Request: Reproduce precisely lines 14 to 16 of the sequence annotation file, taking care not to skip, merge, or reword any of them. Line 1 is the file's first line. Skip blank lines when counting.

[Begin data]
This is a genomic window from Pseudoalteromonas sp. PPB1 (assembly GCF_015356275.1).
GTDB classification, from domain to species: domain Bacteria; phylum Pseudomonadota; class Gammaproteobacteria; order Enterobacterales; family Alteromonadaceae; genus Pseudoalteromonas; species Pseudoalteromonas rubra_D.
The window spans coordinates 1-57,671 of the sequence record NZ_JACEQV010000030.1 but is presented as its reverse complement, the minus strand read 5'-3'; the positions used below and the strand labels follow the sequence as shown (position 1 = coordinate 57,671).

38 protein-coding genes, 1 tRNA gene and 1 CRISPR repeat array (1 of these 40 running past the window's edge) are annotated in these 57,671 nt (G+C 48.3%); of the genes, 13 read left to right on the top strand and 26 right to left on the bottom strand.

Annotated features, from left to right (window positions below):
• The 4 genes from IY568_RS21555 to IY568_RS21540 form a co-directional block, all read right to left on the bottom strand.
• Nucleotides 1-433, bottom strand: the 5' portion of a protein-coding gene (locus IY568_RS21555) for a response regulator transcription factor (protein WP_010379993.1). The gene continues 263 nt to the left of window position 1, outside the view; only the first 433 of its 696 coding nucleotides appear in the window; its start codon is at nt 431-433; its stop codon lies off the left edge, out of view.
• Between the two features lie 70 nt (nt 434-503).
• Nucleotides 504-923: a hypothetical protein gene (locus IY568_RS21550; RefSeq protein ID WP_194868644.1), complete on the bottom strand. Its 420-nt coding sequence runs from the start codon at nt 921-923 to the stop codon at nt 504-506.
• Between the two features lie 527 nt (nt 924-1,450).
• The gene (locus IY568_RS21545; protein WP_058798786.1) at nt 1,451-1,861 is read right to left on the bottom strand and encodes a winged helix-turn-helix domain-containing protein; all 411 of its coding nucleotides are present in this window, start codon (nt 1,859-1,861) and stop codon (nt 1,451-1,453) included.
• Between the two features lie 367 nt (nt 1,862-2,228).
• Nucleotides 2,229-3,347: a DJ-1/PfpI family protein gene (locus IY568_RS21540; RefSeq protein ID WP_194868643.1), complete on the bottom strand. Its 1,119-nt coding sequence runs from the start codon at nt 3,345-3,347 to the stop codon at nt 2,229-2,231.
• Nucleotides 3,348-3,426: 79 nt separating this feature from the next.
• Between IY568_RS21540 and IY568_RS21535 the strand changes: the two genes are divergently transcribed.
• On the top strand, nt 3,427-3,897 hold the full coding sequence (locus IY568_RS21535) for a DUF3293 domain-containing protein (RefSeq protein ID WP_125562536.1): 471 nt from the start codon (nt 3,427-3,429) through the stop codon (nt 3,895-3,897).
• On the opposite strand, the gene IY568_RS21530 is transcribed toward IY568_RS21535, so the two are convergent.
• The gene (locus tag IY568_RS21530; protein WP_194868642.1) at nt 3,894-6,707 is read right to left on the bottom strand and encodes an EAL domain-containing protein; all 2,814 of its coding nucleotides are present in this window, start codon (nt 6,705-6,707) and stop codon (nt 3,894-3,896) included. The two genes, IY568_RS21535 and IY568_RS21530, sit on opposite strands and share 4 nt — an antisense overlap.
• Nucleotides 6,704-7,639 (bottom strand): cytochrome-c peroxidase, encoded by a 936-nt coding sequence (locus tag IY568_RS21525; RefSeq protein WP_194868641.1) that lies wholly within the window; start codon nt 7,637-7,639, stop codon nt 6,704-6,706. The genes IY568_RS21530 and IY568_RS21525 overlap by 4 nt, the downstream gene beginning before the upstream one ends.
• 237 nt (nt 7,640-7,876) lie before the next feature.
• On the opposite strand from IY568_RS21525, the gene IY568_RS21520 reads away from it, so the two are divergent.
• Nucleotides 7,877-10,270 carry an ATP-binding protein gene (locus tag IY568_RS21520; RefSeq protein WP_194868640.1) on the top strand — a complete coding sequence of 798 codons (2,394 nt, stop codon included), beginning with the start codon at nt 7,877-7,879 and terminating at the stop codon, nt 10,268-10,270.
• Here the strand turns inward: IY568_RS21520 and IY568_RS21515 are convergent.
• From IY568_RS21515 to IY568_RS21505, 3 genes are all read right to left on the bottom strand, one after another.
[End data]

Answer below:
• Nucleotides 3,348-3,426: 79 nt separating this feature from the next.
• Between IY568_RS21540 and IY568_RS21535 the strand changes: the two genes are divergently transcribed.
• On the top strand, nt 3,427-3,897 hold the full coding sequence (locus IY568_RS21535) for a DUF3293 domain-containing protein (RefSeq protein ID WP_125562536.1): 471 nt from the start codon (nt 3,427-3,429) through the stop codon (nt 3,895-3,897).